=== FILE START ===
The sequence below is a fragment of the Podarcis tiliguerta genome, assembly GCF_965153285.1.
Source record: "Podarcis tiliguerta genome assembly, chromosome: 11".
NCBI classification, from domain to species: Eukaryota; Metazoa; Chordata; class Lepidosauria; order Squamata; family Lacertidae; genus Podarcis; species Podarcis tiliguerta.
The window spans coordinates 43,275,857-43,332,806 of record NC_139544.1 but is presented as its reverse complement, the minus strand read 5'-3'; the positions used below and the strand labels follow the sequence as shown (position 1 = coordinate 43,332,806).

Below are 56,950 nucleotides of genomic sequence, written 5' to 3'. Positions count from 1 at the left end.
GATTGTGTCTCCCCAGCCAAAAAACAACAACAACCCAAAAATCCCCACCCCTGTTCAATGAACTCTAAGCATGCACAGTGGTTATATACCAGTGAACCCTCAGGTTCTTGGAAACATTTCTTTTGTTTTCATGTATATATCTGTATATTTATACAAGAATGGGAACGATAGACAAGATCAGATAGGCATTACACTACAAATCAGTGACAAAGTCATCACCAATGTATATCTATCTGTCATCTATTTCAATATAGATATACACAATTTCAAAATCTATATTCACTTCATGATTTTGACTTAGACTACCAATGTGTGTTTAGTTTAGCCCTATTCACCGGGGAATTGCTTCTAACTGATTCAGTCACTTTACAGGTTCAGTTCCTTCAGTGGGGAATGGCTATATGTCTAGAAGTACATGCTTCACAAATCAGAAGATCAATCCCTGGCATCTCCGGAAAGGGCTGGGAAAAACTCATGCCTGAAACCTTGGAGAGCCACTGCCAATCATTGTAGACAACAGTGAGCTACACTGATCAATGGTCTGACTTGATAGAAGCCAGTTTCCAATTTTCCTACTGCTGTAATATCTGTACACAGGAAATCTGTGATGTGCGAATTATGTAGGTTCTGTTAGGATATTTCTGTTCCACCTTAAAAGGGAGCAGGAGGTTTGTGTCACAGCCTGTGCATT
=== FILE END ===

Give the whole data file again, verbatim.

The sequence below is a fragment of the Podarcis tiliguerta genome, assembly GCF_965153285.1.
Source record: "Podarcis tiliguerta genome assembly, chromosome: 11".
NCBI classification, from domain to species: Eukaryota; Metazoa; Chordata; class Lepidosauria; order Squamata; family Lacertidae; genus Podarcis; species Podarcis tiliguerta.
The window spans coordinates 43,275,857-43,332,806 of record NC_139544.1 but is presented as its reverse complement, the minus strand read 5'-3'; the positions used below and the strand labels follow the sequence as shown (position 1 = coordinate 43,332,806).

Below are 56,950 nucleotides of genomic sequence, written 5' to 3'. Positions count from 1 at the left end.
GATTGTGTCTCCCCAGCCAAAAAACAACAACAACCCAAAAATCCCCACCCCTGTTCAATGAACTCTAAGCATGCACAGTGGTTATATACCAGTGAACCCTCAGGTTCTTGGAAACATTTCTTTTGTTTTCATGTATATATCTGTATATTTATACAAGAATGGGAACGATAGACAAGATCAGATAGGCATTACACTACAAATCAGTGACAAAGTCATCACCAATGTATATCTATCTGTCATCTATTTCAATATAGATATACACAATTTCAAAATCTATATTCACTTCATGATTTTGACTTAGACTACCAATGTGTGTTTAGTTTAGCCCTATTCACCGGGGAATTGCTTCTAACTGATTCAGTCACTTTACAGGTTCAGTTCCTTCAGTGGGGAATGGCTATATGTCTAGAAGTACATGCTTCACAAATCAGAAGATCAATCCCTGGCATCTCCGGAAAGGGCTGGGAAAAACTCATGCCTGAAACCTTGGAGAGCCACTGCCAATCATTGTAGACAACAGTGAGCTACACTGATCAATGGTCTGACTTGATAGAAGCCAGTTTCCAATTTTCCTACTGCTGTAATATCTGTACACAGGAAATCTGTGATGTGCGAATTATGTAGGTTCTGTTAGGATATTTCTGTTCCACCTTAAAAGGGAGCAGGAGGTTTGTGTCACAGCCTGTGCATT